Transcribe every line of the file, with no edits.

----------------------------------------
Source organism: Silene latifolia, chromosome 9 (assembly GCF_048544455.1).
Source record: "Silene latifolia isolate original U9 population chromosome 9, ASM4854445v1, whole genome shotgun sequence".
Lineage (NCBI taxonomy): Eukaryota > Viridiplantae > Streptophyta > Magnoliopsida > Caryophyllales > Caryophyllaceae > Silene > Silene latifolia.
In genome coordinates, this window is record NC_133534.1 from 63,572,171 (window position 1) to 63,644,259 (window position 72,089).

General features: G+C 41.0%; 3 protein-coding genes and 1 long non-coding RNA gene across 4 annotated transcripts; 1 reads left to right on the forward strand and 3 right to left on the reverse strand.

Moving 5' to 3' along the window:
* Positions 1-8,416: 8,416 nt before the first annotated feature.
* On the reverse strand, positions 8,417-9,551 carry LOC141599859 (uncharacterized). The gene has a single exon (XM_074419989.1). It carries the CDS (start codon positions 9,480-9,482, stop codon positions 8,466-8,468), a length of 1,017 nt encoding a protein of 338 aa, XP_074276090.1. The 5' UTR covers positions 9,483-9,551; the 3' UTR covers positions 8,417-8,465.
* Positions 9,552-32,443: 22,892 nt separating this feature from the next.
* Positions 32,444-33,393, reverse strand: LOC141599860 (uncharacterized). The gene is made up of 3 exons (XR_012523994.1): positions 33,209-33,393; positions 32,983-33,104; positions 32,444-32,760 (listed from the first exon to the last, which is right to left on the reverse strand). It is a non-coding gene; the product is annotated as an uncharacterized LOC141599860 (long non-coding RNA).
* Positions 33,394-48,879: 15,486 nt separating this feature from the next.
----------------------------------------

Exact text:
Source organism: Silene latifolia, chromosome 9 (assembly GCF_048544455.1).
Source record: "Silene latifolia isolate original U9 population chromosome 9, ASM4854445v1, whole genome shotgun sequence".
Lineage (NCBI taxonomy): Eukaryota > Viridiplantae > Streptophyta > Magnoliopsida > Caryophyllales > Caryophyllaceae > Silene > Silene latifolia.
In genome coordinates, this window is record NC_133534.1 from 63,572,171 (window position 1) to 63,644,259 (window position 72,089).

General features: G+C 41.0%; 3 protein-coding genes and 1 long non-coding RNA gene across 4 annotated transcripts; 1 reads left to right on the forward strand and 3 right to left on the reverse strand.

Moving 5' to 3' along the window:
* Positions 1-8,416: 8,416 nt before the first annotated feature.
* On the reverse strand, positions 8,417-9,551 carry LOC141599859 (uncharacterized). The gene has a single exon (XM_074419989.1). It carries the CDS (start codon positions 9,480-9,482, stop codon positions 8,466-8,468), a length of 1,017 nt encoding a protein of 338 aa, XP_074276090.1. The 5' UTR covers positions 9,483-9,551; the 3' UTR covers positions 8,417-8,465.
* Positions 9,552-32,443: 22,892 nt separating this feature from the next.
* Positions 32,444-33,393, reverse strand: LOC141599860 (uncharacterized). The gene is made up of 3 exons (XR_012523994.1): positions 33,209-33,393; positions 32,983-33,104; positions 32,444-32,760 (listed from the first exon to the last, which is right to left on the reverse strand). It is a non-coding gene; the product is annotated as an uncharacterized LOC141599860 (long non-coding RNA).
* Positions 33,394-48,879: 15,486 nt separating this feature from the next.